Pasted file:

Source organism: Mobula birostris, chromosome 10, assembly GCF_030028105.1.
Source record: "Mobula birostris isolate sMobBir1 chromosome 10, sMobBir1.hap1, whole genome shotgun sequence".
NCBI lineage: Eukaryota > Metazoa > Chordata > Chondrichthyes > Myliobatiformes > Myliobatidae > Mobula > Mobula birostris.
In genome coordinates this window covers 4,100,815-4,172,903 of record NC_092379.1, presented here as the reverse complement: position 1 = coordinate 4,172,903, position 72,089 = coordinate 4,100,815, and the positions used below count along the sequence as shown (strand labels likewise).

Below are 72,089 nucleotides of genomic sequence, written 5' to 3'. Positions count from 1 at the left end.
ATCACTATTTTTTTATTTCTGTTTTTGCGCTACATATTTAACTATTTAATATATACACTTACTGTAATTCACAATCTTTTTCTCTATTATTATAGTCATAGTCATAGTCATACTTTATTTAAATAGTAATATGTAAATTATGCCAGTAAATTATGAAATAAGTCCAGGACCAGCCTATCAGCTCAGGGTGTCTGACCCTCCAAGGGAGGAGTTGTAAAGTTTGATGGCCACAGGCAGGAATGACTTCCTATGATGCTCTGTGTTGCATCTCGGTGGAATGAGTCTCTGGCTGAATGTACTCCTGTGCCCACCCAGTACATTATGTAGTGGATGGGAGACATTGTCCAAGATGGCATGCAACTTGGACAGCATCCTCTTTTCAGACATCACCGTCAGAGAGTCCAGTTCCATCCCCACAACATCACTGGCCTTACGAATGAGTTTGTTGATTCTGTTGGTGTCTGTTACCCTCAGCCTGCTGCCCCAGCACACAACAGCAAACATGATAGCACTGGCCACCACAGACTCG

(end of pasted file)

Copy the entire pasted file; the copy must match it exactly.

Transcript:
Source organism: Mobula birostris, chromosome 10, assembly GCF_030028105.1.
Source record: "Mobula birostris isolate sMobBir1 chromosome 10, sMobBir1.hap1, whole genome shotgun sequence".
NCBI lineage: Eukaryota > Metazoa > Chordata > Chondrichthyes > Myliobatiformes > Myliobatidae > Mobula > Mobula birostris.
In genome coordinates this window covers 4,100,815-4,172,903 of record NC_092379.1, presented here as the reverse complement: position 1 = coordinate 4,172,903, position 72,089 = coordinate 4,100,815, and the positions used below count along the sequence as shown (strand labels likewise).

Below are 72,089 nucleotides of genomic sequence, written 5' to 3'. Positions count from 1 at the left end.
ATCACTATTTTTTTATTTCTGTTTTTGCGCTACATATTTAACTATTTAATATATACACTTACTGTAATTCACAATCTTTTTCTCTATTATTATAGTCATAGTCATAGTCATACTTTATTTAAATAGTAATATGTAAATTATGCCAGTAAATTATGAAATAAGTCCAGGACCAGCCTATCAGCTCAGGGTGTCTGACCCTCCAAGGGAGGAGTTGTAAAGTTTGATGGCCACAGGCAGGAATGACTTCCTATGATGCTCTGTGTTGCATCTCGGTGGAATGAGTCTCTGGCTGAATGTACTCCTGTGCCCACCCAGTACATTATGTAGTGGATGGGAGACATTGTCCAAGATGGCATGCAACTTGGACAGCATCCTCTTTTCAGACATCACCGTCAGAGAGTCCAGTTCCATCCCCACAACATCACTGGCCTTACGAATGAGTTTGTTGATTCTGTTGGTGTCTGTTACCCTCAGCCTGCTGCCCCAGCACACAACAGCAAACATGATAGCACTGGCCACCACAGACTCG